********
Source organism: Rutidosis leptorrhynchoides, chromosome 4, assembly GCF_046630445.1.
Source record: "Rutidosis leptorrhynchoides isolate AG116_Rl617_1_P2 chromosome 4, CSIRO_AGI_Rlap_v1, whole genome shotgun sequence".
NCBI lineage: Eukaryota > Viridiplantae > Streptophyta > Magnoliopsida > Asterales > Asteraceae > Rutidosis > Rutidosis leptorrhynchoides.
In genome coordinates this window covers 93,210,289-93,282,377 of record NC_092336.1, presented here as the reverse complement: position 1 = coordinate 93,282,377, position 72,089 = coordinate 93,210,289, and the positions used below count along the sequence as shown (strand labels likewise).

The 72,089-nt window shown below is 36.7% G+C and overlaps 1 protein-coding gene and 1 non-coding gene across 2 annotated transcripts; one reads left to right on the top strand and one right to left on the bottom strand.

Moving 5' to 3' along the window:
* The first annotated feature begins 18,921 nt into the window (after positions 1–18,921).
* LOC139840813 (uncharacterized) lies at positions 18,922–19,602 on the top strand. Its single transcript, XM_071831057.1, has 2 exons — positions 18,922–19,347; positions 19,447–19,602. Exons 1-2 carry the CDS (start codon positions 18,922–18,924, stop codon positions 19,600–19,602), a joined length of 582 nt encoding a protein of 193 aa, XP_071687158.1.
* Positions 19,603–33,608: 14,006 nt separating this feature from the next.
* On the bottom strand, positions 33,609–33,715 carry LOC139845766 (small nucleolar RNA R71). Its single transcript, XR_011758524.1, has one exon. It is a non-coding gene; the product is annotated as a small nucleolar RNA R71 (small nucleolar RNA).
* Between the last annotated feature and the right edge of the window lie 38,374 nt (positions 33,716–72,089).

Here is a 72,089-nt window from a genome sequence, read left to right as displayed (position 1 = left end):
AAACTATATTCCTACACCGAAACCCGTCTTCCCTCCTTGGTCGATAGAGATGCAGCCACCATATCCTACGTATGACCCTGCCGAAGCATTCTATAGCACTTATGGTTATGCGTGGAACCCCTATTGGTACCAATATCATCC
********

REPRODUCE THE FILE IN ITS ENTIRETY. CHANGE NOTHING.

Source organism: Rutidosis leptorrhynchoides, chromosome 4, assembly GCF_046630445.1.
Source record: "Rutidosis leptorrhynchoides isolate AG116_Rl617_1_P2 chromosome 4, CSIRO_AGI_Rlap_v1, whole genome shotgun sequence".
NCBI lineage: Eukaryota > Viridiplantae > Streptophyta > Magnoliopsida > Asterales > Asteraceae > Rutidosis > Rutidosis leptorrhynchoides.
In genome coordinates this window covers 93,210,289-93,282,377 of record NC_092336.1, presented here as the reverse complement: position 1 = coordinate 93,282,377, position 72,089 = coordinate 93,210,289, and the positions used below count along the sequence as shown (strand labels likewise).

The 72,089-nt window shown below is 36.7% G+C and overlaps 1 protein-coding gene and 1 non-coding gene across 2 annotated transcripts; one reads left to right on the top strand and one right to left on the bottom strand.

Moving 5' to 3' along the window:
* The first annotated feature begins 18,921 nt into the window (after positions 1–18,921).
* LOC139840813 (uncharacterized) lies at positions 18,922–19,602 on the top strand. Its single transcript, XM_071831057.1, has 2 exons — positions 18,922–19,347; positions 19,447–19,602. Exons 1-2 carry the CDS (start codon positions 18,922–18,924, stop codon positions 19,600–19,602), a joined length of 582 nt encoding a protein of 193 aa, XP_071687158.1.
* Positions 19,603–33,608: 14,006 nt separating this feature from the next.
* On the bottom strand, positions 33,609–33,715 carry LOC139845766 (small nucleolar RNA R71). Its single transcript, XR_011758524.1, has one exon. It is a non-coding gene; the product is annotated as a small nucleolar RNA R71 (small nucleolar RNA).
* Between the last annotated feature and the right edge of the window lie 38,374 nt (positions 33,716–72,089).

Here is a 72,089-nt window from a genome sequence, read left to right as displayed (position 1 = left end):
AAACTATATTCCTACACCGAAACCCGTCTTCCCTCCTTGGTCGATAGAGATGCAGCCACCATATCCTACGTATGACCCTGCCGAAGCATTCTATAGCACTTATGGTTATGCGTGGAACCCCTATTGGTACCAATATCATCC